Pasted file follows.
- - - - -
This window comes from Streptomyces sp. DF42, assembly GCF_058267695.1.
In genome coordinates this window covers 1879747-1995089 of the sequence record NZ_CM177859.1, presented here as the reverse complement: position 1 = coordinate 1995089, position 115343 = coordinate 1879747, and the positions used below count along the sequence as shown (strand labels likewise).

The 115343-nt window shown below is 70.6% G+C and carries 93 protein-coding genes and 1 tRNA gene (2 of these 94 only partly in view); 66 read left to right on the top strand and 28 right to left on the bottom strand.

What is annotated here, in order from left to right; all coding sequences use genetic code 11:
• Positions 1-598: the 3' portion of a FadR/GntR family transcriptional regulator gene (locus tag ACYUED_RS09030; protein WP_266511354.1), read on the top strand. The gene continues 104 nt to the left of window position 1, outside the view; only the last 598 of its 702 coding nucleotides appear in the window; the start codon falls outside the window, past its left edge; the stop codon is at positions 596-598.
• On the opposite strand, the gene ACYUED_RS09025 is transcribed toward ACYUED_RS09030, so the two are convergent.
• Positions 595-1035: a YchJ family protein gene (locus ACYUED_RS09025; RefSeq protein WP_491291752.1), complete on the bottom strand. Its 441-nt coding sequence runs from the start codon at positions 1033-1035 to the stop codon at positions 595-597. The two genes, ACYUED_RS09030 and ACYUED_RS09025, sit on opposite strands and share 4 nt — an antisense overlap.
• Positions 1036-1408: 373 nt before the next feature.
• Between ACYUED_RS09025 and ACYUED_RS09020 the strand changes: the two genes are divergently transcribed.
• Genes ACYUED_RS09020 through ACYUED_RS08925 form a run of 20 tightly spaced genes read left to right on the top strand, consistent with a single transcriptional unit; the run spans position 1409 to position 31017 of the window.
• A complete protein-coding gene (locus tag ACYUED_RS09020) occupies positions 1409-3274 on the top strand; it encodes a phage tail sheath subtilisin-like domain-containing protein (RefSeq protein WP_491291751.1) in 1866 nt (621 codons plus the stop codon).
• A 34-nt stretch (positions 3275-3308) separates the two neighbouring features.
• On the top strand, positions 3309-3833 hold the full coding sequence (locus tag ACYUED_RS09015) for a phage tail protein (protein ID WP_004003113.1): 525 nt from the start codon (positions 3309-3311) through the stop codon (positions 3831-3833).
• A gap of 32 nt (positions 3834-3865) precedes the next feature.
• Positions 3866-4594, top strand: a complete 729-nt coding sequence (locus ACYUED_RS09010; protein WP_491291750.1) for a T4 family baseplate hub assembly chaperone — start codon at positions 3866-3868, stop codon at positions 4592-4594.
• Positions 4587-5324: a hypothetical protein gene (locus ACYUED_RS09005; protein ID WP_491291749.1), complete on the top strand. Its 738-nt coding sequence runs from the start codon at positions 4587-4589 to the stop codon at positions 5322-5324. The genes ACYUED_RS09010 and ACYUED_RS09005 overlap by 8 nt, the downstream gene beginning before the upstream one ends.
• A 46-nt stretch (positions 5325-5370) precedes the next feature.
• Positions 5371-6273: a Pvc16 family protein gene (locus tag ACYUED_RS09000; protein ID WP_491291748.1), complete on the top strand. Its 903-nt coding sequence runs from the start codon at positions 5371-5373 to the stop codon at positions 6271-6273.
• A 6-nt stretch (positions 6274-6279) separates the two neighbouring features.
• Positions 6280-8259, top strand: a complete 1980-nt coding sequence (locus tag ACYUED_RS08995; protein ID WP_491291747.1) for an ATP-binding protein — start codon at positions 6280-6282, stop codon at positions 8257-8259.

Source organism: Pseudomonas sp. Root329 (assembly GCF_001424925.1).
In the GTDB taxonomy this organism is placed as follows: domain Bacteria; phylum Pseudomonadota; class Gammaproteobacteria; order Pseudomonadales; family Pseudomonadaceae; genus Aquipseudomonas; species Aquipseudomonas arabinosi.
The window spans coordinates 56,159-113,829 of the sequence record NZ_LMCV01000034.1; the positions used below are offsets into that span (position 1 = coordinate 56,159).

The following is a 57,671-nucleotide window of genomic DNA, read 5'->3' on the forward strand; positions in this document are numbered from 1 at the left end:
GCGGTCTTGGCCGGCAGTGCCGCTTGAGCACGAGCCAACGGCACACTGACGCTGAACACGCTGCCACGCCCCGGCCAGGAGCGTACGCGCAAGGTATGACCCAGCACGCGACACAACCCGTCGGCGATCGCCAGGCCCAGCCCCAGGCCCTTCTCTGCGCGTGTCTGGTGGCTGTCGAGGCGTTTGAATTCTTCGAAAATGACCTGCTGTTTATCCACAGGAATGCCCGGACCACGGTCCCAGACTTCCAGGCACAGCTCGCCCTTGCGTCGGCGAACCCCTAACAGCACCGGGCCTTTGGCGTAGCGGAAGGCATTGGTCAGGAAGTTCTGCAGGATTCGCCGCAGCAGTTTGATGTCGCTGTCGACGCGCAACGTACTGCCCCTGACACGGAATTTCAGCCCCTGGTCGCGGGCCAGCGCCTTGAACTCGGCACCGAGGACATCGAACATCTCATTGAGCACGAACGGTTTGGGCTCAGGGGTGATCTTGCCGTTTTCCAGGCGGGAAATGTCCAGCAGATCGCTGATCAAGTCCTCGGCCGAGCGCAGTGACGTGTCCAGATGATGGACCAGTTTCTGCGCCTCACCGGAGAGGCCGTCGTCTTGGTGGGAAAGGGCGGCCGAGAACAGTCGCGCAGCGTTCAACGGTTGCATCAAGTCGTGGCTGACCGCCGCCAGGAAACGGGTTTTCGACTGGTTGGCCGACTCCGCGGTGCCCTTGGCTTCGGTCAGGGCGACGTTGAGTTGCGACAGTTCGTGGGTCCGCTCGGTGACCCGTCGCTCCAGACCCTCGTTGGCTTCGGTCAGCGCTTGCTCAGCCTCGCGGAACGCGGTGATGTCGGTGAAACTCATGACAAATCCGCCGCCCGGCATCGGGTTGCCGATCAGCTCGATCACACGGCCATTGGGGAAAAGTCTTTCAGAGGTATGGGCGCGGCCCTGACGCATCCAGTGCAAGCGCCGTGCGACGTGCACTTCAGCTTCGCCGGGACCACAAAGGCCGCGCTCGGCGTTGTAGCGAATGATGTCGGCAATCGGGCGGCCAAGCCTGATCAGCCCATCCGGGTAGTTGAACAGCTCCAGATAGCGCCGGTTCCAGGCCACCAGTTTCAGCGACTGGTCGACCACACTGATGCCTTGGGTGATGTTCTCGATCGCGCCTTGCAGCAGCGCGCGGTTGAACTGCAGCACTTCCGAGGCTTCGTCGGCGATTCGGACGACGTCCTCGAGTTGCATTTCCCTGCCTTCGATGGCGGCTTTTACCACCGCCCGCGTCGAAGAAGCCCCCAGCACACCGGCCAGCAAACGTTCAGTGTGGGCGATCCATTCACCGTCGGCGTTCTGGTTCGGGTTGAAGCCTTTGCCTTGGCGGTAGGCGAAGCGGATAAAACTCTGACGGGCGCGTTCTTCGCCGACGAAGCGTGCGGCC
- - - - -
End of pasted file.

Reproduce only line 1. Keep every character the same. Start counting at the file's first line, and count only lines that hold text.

This window comes from Streptomyces sp. DF42, assembly GCF_058267695.1.